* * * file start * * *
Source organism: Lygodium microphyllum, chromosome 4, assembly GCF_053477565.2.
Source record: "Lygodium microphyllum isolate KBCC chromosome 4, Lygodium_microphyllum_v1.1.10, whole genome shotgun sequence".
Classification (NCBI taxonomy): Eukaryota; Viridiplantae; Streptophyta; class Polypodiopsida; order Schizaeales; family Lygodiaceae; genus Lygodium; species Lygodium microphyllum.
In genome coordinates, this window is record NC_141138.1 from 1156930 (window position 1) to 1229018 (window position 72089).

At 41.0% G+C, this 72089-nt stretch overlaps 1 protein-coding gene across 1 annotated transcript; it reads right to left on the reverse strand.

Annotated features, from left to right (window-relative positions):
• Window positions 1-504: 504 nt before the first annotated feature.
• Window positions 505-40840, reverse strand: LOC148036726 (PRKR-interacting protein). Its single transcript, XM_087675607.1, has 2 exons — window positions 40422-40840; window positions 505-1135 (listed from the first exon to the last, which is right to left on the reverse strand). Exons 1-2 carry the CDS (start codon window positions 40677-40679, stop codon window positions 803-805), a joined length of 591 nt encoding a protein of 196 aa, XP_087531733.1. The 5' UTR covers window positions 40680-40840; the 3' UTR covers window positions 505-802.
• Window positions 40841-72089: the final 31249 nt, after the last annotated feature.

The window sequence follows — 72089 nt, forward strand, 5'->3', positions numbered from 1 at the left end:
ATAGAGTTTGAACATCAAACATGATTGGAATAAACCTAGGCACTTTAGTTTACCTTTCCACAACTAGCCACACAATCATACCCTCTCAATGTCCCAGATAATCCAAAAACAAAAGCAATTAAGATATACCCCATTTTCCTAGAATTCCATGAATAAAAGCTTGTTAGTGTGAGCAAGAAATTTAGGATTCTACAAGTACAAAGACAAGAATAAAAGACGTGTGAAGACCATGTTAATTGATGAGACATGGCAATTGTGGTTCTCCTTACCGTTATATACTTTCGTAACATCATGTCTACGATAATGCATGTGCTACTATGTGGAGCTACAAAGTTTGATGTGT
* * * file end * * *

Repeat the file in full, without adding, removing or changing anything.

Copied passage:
Source organism: Lygodium microphyllum, chromosome 4, assembly GCF_053477565.2.
Source record: "Lygodium microphyllum isolate KBCC chromosome 4, Lygodium_microphyllum_v1.1.10, whole genome shotgun sequence".
Classification (NCBI taxonomy): Eukaryota; Viridiplantae; Streptophyta; class Polypodiopsida; order Schizaeales; family Lygodiaceae; genus Lygodium; species Lygodium microphyllum.
In genome coordinates, this window is record NC_141138.1 from 1156930 (window position 1) to 1229018 (window position 72089).

At 41.0% G+C, this 72089-nt stretch overlaps 1 protein-coding gene across 1 annotated transcript; it reads right to left on the reverse strand.

Annotated features, from left to right (window-relative positions):
• Window positions 1-504: 504 nt before the first annotated feature.
• Window positions 505-40840, reverse strand: LOC148036726 (PRKR-interacting protein). Its single transcript, XM_087675607.1, has 2 exons — window positions 40422-40840; window positions 505-1135 (listed from the first exon to the last, which is right to left on the reverse strand). Exons 1-2 carry the CDS (start codon window positions 40677-40679, stop codon window positions 803-805), a joined length of 591 nt encoding a protein of 196 aa, XP_087531733.1. The 5' UTR covers window positions 40680-40840; the 3' UTR covers window positions 505-802.
• Window positions 40841-72089: the final 31249 nt, after the last annotated feature.

The window sequence follows — 72089 nt, forward strand, 5'->3', positions numbered from 1 at the left end:
ATAGAGTTTGAACATCAAACATGATTGGAATAAACCTAGGCACTTTAGTTTACCTTTCCACAACTAGCCACACAATCATACCCTCTCAATGTCCCAGATAATCCAAAAACAAAAGCAATTAAGATATACCCCATTTTCCTAGAATTCCATGAATAAAAGCTTGTTAGTGTGAGCAAGAAATTTAGGATTCTACAAGTACAAAGACAAGAATAAAAGACGTGTGAAGACCATGTTAATTGATGAGACATGGCAATTGTGGTTCTCCTTACCGTTATATACTTTCGTAACATCATGTCTACGATAATGCATGTGCTACTATGTGGAGCTACAAAGTTTGATGTGT